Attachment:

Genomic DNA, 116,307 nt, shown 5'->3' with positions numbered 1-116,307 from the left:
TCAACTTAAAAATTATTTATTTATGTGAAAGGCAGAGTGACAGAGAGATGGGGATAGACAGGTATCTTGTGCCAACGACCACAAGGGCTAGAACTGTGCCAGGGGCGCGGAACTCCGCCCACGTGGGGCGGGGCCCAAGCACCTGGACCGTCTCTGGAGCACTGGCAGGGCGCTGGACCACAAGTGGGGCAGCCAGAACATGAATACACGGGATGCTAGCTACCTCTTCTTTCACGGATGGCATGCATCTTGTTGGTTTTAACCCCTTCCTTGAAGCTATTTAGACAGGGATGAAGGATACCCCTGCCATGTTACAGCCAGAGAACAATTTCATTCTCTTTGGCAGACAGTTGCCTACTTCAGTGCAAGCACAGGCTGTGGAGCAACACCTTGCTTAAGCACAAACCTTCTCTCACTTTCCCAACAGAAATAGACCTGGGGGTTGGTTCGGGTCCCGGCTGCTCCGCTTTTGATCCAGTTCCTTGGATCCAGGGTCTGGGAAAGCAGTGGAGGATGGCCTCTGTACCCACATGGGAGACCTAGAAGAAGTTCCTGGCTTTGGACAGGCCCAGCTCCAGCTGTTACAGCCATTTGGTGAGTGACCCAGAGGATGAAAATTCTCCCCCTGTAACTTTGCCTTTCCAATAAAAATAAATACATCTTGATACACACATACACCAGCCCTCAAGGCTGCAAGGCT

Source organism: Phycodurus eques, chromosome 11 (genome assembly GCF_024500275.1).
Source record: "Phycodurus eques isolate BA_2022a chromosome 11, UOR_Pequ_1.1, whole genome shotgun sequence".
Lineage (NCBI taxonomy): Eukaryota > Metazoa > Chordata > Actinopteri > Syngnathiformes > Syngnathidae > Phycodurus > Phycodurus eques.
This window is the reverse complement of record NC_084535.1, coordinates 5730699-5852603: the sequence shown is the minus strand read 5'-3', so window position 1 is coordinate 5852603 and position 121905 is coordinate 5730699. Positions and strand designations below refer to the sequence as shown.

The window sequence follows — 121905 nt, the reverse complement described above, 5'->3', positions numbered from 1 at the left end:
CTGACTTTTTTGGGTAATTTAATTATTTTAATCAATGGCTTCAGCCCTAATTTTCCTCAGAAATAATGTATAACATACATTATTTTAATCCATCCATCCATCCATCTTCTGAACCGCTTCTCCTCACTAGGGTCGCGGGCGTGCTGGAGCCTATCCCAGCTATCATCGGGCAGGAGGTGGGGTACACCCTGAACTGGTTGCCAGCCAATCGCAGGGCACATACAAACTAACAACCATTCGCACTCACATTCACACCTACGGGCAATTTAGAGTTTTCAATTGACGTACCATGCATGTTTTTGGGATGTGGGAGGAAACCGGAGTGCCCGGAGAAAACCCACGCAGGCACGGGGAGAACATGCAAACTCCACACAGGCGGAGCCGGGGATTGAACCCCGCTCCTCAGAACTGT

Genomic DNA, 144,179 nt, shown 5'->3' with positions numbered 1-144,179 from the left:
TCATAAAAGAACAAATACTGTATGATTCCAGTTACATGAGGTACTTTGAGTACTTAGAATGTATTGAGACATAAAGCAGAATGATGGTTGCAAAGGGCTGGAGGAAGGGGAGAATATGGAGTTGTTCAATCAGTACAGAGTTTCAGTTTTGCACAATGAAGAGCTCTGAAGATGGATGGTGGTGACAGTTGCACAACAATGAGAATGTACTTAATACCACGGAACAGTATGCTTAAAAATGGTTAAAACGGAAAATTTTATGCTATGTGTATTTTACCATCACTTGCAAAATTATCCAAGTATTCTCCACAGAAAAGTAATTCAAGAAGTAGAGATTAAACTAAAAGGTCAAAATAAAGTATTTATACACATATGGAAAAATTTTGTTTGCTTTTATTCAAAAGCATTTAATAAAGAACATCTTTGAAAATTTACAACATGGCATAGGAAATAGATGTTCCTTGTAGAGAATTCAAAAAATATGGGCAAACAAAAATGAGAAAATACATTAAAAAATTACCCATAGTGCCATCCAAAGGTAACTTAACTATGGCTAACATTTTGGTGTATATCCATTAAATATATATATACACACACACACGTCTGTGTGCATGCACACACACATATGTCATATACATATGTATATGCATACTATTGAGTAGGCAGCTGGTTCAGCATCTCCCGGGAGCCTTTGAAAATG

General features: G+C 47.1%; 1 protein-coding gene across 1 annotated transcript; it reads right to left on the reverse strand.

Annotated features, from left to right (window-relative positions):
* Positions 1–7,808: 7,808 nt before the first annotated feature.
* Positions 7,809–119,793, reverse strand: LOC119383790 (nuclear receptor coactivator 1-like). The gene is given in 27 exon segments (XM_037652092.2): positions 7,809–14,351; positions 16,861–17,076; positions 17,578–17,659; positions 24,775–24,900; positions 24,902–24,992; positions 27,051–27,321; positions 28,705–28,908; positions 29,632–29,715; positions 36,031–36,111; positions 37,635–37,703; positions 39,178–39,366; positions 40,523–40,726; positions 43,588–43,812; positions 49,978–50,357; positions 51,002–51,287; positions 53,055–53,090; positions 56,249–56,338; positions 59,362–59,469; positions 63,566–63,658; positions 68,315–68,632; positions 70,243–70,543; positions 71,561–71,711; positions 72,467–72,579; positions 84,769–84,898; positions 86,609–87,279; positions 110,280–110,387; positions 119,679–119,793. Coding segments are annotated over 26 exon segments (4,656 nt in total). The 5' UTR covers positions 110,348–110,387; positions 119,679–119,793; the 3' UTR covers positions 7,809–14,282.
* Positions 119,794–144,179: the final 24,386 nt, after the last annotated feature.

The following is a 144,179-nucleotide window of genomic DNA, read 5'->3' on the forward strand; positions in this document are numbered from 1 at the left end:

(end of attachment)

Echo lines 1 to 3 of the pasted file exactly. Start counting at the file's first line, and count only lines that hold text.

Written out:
Genomic DNA, 116,307 nt, shown 5'->3' with positions numbered 1-116,307 from the left:
TCAACTTAAAAATTATTTATTTATGTGAAAGGCAGAGTGACAGAGAGATGGGGATAGACAGGTATCTTGTGCCAACGACCACAAGGGCTAGAACTGTGCCAGGGGCGCGGAACTCCGCCCACGTGGGGCGGGGCCCAAGCACCTGGACCGTCTCTGGAGCACTGGCAGGGCGCTGGACCACAAGTGGGGCAGCCAGAACATGAATACACGGGATGCTAGCTACCTCTTCTTTCACGGATGGCATGCATCTTGTTGGTTTTAACCCCTTCCTTGAAGCTATTTAGACAGGGATGAAGGATACCCCTGCCATGTTACAGCCAGAGAACAATTTCATTCTCTTTGGCAGACAGTTGCCTACTTCAGTGCAAGCACAGGCTGTGGAGCAACACCTTGCTTAAGCACAAACCTTCTCTCACTTTCCCAACAGAAATAGACCTGGGGGTTGGTTCGGGTCCCGGCTGCTCCGCTTTTGATCCAGTTCCTTGGATCCAGGGTCTGGGAAAGCAGTGGAGGATGGCCTCTGTACCCACATGGGAGACCTAGAAGAAGTTCCTGGCTTTGGACAGGCCCAGCTCCAGCTGTTACAGCCATTTGGTGAGTGACCCAGAGGATGAAAATTCTCCCCCTGTAACTTTGCCTTTCCAATAAAAATAAATACATCTTGATACACACATACACCAGCCCTCAAGGCTGCAAGGCT

Source organism: Phycodurus eques, chromosome 11 (genome assembly GCF_024500275.1).